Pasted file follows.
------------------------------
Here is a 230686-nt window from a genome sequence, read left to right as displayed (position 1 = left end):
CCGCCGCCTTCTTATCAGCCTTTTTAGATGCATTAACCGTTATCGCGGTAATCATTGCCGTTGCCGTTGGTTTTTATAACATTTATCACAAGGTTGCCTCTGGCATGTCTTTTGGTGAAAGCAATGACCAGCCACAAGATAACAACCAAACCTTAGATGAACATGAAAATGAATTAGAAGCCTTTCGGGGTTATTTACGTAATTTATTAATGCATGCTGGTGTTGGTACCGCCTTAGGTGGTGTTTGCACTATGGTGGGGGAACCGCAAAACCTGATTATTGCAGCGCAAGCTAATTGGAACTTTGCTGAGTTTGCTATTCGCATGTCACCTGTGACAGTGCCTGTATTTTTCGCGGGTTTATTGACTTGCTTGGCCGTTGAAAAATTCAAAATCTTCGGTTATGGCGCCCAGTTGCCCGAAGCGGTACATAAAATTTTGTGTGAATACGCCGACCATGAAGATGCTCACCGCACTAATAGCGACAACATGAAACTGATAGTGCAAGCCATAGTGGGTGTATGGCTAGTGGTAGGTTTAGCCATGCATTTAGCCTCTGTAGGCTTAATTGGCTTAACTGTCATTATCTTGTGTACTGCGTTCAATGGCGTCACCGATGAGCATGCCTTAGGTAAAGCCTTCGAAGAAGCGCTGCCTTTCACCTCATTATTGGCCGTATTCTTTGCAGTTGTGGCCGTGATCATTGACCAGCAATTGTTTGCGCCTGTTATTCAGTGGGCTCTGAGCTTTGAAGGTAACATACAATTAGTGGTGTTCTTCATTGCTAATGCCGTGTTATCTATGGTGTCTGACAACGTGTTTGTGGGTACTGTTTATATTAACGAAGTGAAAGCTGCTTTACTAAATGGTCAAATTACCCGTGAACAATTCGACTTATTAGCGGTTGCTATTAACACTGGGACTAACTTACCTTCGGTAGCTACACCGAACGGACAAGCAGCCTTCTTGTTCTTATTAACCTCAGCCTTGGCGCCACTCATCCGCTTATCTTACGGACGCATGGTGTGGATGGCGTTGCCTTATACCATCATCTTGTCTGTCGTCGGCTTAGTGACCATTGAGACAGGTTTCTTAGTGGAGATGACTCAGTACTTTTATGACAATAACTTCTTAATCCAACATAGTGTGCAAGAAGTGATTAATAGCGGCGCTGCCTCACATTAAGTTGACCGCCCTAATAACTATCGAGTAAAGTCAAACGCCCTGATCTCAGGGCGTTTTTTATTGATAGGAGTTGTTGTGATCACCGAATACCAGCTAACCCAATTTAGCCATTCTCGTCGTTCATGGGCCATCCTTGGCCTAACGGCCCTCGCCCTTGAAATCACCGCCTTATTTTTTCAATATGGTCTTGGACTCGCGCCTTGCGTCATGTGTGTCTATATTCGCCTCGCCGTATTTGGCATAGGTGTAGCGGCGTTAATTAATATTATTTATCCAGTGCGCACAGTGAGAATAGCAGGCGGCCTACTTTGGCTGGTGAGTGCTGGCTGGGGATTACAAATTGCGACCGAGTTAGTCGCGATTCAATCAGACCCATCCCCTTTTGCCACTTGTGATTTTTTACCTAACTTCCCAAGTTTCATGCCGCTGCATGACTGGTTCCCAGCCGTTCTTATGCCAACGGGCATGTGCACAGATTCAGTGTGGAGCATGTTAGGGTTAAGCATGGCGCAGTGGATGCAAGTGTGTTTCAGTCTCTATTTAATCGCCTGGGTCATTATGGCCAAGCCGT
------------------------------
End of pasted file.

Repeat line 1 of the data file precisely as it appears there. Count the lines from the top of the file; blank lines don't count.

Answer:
Here is a 230686-nt window from a genome sequence, read left to right as displayed (position 1 = left end):